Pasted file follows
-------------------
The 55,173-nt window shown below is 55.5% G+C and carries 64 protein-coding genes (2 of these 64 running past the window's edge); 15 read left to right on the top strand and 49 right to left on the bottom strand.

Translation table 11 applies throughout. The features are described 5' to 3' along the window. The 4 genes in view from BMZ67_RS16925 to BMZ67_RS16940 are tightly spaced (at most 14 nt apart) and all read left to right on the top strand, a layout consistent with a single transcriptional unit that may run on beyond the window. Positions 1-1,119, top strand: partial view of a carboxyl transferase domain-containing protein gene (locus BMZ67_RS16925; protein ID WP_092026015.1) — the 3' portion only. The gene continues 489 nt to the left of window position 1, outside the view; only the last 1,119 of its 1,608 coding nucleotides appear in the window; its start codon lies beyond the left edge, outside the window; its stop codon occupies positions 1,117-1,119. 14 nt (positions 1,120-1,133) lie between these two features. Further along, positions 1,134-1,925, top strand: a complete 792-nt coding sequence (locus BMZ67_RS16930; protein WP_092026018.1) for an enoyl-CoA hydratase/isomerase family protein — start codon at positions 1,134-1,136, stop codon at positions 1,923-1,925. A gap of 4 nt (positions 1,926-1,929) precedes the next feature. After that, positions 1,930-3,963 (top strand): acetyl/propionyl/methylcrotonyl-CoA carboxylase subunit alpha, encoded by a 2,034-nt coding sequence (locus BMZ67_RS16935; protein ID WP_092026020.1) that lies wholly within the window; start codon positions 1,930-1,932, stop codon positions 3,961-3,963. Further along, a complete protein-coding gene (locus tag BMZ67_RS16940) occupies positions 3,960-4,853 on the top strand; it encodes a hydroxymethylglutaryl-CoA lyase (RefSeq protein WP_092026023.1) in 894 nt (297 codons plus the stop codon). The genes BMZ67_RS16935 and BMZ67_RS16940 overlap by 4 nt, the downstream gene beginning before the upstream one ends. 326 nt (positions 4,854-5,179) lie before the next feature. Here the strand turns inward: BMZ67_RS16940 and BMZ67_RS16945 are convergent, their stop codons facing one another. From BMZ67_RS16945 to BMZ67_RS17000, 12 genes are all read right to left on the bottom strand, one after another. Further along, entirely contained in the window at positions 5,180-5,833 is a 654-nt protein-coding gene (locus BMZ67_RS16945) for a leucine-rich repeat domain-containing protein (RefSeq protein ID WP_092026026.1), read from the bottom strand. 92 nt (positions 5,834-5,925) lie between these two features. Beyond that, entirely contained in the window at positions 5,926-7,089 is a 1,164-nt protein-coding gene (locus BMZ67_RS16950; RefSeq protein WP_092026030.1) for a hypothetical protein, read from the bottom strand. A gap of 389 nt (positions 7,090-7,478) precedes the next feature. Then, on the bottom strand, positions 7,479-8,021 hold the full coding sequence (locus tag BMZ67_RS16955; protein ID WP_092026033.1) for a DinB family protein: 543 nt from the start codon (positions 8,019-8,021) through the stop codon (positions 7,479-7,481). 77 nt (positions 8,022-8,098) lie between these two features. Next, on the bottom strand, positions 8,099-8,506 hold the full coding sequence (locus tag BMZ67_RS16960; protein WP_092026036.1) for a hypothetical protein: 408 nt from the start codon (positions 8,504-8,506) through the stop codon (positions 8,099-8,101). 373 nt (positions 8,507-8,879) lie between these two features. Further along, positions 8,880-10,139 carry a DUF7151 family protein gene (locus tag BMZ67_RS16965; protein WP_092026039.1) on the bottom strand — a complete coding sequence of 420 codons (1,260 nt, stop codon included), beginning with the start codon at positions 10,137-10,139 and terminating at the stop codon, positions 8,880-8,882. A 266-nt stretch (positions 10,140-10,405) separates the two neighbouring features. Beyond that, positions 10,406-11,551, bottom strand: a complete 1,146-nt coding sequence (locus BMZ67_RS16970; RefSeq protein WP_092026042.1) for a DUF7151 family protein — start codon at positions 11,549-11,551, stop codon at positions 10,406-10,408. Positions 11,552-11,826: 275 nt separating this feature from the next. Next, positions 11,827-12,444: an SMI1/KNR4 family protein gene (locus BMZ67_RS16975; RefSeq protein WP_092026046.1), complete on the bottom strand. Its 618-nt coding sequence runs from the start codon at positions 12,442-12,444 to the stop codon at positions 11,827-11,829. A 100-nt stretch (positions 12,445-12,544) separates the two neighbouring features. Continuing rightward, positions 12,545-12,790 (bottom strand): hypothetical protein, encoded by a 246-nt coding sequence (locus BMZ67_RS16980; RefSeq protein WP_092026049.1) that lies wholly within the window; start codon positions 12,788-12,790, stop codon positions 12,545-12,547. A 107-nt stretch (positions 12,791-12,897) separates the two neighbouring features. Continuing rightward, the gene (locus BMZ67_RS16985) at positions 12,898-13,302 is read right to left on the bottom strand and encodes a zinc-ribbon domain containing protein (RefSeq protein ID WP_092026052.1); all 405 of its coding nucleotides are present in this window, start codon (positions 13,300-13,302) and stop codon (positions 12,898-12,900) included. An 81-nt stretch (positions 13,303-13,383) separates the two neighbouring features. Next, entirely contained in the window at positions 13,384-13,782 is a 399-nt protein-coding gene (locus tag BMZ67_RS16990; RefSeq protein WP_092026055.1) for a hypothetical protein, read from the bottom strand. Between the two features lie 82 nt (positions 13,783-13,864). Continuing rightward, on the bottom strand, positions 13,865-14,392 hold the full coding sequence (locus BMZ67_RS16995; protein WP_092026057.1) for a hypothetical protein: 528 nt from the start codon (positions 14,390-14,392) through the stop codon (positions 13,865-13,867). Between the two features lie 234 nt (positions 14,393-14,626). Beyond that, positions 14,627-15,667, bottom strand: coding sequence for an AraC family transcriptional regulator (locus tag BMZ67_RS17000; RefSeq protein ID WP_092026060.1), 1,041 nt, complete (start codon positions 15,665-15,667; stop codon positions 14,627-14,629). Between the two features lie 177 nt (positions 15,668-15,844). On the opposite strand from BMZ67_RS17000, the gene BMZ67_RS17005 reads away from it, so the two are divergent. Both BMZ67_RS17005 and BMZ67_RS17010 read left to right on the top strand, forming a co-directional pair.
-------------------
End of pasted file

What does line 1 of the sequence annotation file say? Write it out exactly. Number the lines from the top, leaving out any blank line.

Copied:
The 55,173-nt window shown below is 55.5% G+C and carries 64 protein-coding genes (2 of these 64 running past the window's edge); 15 read left to right on the top strand and 49 right to left on the bottom strand.